Prof. Upendra Baxi explored in detail and analyzed the views of this in his book published by Oxford University Press. Prof. Baxi is renowned Legal Jurist presently Prof. of Law in Warwick University.
 Bail is a release order of the court in the nature of indemnity bond awarded to the accused during pendency of trial. Kindly see chapter 33 of Code of Criminal Procedure, 1973.
 Petitioners’ passport had been impounded by the Central Government u/s 10(3)(c) of the Passport Act, 1967with out giving any reasonable notice. Here, the Supreme Court of India widened the scope of ‘personal liberty’ considerably by putting it under right to life. This case, adding a whole new dimension to the concept of due process of law. It declared legislature and executives cannot use colorable use the legal provision against the tenets of fundamental rights as given in the Constitution.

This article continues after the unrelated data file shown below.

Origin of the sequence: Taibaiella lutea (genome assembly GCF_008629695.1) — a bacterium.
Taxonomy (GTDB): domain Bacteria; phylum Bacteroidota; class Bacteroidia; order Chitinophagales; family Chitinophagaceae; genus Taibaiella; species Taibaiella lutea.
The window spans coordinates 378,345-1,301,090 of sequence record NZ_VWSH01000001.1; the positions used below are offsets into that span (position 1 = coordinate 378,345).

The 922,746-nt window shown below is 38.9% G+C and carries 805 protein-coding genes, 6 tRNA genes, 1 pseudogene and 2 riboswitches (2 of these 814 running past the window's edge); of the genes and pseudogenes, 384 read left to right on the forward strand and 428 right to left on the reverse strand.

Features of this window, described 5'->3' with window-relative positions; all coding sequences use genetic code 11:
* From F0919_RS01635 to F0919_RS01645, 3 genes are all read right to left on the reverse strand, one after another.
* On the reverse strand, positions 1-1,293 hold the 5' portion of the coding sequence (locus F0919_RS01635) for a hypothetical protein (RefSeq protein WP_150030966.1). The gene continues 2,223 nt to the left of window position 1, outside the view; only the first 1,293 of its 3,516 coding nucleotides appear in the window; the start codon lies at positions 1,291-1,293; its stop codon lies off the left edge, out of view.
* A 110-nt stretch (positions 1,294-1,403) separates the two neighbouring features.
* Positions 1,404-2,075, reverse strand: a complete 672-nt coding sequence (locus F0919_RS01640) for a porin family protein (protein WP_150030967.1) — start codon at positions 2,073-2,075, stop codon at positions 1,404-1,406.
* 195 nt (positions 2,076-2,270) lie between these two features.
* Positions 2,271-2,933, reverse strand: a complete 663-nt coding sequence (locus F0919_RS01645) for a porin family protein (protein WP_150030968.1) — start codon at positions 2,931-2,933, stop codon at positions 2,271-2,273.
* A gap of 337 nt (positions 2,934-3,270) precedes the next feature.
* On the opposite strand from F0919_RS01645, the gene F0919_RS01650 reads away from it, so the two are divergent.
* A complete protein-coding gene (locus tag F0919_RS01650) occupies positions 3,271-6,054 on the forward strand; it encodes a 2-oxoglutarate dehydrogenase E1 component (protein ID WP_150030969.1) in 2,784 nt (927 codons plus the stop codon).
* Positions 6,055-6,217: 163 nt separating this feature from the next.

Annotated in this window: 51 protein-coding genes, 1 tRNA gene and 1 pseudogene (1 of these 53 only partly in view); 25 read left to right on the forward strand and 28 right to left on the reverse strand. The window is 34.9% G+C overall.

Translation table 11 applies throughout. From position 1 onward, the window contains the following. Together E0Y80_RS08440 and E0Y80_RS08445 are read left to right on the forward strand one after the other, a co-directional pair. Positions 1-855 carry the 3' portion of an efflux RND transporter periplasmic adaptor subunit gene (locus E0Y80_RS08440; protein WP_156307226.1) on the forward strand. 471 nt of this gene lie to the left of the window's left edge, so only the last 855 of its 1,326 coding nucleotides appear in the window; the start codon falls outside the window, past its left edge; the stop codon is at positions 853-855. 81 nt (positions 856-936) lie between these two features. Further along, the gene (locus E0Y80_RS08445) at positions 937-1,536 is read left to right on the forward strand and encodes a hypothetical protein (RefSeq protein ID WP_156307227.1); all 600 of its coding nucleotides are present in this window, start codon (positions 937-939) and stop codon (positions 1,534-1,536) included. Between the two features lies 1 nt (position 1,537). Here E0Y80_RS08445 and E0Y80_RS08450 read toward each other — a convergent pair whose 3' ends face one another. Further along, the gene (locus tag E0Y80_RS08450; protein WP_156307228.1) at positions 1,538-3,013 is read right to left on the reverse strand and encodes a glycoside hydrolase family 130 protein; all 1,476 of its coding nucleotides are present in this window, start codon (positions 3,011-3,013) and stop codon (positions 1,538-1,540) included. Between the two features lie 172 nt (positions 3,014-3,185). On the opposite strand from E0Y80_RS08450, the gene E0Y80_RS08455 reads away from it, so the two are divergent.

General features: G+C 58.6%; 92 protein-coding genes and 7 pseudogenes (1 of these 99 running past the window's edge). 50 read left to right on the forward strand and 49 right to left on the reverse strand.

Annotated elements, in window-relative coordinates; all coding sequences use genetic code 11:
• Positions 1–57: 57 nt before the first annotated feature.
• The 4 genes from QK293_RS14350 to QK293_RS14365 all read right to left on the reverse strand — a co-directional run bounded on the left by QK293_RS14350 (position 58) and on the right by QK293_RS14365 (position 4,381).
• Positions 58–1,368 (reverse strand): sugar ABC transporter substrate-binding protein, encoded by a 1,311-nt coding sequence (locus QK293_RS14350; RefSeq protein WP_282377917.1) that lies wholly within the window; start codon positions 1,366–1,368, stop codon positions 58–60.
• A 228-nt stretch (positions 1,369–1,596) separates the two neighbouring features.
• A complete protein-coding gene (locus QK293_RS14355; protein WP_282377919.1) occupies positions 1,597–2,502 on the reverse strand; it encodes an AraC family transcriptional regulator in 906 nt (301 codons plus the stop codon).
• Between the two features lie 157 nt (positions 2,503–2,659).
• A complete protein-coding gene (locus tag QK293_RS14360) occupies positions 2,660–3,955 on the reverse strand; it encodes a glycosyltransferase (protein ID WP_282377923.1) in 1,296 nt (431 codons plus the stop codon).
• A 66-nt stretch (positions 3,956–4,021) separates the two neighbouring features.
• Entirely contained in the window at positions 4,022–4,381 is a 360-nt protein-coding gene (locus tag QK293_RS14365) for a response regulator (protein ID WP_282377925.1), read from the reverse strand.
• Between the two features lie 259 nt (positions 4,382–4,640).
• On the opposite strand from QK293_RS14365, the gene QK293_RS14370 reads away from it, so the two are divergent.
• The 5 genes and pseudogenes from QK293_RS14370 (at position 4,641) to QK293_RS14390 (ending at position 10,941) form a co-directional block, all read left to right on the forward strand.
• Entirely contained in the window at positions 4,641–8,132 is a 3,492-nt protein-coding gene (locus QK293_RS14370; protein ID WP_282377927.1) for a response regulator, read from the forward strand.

S.P Sathe, Judicial Activism in India : Transgressing Borders And Enforcing Limits,(New Delhi : Oxford Press) Krishnan, Scholarly discourse, (2002);
 Shukla v. Delhi Admin, (1980) 3 S.C.R 855
 Kadra Pahadiya v. State of Bihar A.I.R, 1981 S.C. 939
 Child below the age of 18 years, in conflict with law as per section @ of Juvenile Justice Care and Protection Act,2000.
 Munna v. Uttar Pradesh , (1982) 3 S.C.R. 47
 In this case petitioner has prayed for quashing of the FIR registered against him under Prevention of Corruption Act, 1947 wherein it was alleged that the appellant was in possession of disproportionate assets to the extent of Rs. 50,600. The FIR was sought to be quashed mainly on the ground that despite expiry of over 12 years, the respondent State had not granted the sanction which amounted to the violation of his right of life and liberty as enshrined in Article 21 of the Constitution of India.